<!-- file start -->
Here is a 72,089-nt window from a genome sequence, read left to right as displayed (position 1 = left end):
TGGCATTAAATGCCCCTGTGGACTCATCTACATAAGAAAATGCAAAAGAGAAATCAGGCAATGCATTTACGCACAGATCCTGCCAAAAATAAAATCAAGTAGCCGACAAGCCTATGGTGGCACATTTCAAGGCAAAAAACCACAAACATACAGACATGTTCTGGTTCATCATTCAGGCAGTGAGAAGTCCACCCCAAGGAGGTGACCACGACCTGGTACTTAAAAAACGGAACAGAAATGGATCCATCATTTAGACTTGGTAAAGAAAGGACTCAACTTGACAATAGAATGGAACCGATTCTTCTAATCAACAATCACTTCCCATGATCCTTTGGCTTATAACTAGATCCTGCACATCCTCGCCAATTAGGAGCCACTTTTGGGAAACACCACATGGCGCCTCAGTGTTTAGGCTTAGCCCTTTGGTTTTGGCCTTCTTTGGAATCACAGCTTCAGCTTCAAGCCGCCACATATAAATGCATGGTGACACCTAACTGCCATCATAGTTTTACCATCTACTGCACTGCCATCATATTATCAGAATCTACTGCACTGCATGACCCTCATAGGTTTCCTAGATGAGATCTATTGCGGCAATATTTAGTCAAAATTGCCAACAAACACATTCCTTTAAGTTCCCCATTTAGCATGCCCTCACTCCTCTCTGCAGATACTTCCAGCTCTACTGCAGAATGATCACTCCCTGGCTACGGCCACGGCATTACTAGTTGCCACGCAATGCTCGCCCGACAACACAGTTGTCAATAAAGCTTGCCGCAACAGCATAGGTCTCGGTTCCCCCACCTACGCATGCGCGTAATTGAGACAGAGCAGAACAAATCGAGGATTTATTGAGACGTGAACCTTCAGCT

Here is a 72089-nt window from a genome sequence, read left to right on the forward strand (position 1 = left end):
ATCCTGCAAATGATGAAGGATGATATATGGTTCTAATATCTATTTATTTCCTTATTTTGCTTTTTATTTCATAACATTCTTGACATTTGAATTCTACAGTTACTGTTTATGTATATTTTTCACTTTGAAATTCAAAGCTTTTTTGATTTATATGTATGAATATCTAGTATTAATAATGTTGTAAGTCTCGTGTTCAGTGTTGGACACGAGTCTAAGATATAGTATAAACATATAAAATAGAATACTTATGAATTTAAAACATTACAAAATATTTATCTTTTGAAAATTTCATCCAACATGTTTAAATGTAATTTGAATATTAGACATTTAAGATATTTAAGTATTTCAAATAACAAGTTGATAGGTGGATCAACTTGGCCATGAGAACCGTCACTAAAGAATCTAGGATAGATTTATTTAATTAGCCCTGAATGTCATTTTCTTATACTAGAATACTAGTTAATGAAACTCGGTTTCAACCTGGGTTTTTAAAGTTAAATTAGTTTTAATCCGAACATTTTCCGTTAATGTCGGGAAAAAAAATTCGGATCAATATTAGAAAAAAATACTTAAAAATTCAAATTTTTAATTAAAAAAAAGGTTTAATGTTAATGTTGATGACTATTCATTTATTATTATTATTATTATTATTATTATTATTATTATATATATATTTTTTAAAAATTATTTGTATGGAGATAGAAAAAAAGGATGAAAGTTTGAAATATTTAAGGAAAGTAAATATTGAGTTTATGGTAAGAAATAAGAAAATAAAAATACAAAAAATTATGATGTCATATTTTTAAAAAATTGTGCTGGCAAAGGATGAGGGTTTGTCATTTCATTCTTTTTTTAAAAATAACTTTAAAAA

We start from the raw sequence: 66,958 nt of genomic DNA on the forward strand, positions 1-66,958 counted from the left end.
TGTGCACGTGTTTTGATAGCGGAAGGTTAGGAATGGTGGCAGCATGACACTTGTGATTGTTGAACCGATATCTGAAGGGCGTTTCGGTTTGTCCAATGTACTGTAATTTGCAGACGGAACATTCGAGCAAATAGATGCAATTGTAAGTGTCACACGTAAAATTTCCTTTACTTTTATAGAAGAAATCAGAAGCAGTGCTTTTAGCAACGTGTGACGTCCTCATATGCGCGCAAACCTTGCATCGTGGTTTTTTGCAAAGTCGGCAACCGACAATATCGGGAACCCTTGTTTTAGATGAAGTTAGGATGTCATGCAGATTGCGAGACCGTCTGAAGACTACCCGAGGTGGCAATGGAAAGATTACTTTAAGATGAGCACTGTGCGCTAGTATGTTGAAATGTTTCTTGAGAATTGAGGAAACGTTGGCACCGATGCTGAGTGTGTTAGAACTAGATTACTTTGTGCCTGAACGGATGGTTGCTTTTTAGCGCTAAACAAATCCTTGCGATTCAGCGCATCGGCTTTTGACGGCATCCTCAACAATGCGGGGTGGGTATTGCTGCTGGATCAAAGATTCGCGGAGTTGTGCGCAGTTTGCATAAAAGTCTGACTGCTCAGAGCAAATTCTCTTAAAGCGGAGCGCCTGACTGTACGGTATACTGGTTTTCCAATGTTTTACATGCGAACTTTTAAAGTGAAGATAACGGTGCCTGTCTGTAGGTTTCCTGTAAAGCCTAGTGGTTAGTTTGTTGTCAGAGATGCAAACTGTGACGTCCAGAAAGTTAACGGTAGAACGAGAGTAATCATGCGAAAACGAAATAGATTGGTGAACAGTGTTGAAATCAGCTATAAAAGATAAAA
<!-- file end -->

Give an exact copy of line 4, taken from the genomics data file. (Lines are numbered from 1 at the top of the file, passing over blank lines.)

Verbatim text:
ATCCTGCAAATGATGAAGGATGATATATGGTTCTAATATCTATTTATTTCCTTATTTTGCTTTTTATTTCATAACATTCTTGACATTTGAATTCTACAGTTACTGTTTATGTATATTTTTCACTTTGAAATTCAAAGCTTTTTTGATTTATATGTATGAATATCTAGTATTAATAATGTTGTAAGTCTCGTGTTCAGTGTTGGACACGAGTCTAAGATATAGTATAAACATATAAAATAGAATACTTATGAATTTAAAACATTACAAAATATTTATCTTTTGAAAATTTCATCCAACATGTTTAAATGTAATTTGAATATTAGACATTTAAGATATTTAAGTATTTCAAATAACAAGTTGATAGGTGGATCAACTTGGCCATGAGAACCGTCACTAAAGAATCTAGGATAGATTTATTTAATTAGCCCTGAATGTCATTTTCTTATACTAGAATACTAGTTAATGAAACTCGGTTTCAACCTGGGTTTTTAAAGTTAAATTAGTTTTAATCCGAACATTTTCCGTTAATGTCGGGAAAAAAAATTCGGATCAATATTAGAAAAAAATACTTAAAAATTCAAATTTTTAATTAAAAAAAAGGTTTAATGTTAATGTTGATGACTATTCATTTATTATTATTATTATTATTATTATTATTATTATTATATATATATTTTTTAAAAATTATTTGTATGGAGATAGAAAAAAAGGATGAAAGTTTGAAATATTTAAGGAAAGTAAATATTGAGTTTATGGTAAGAAATAAGAAAATAAAAATACAAAAAATTATGATGTCATATTTTTAAAAAATTGTGCTGGCAAAGGATGAGGGTTTGTCATTTCATTCTTTTTTTAAAAATAACTTTAAAAA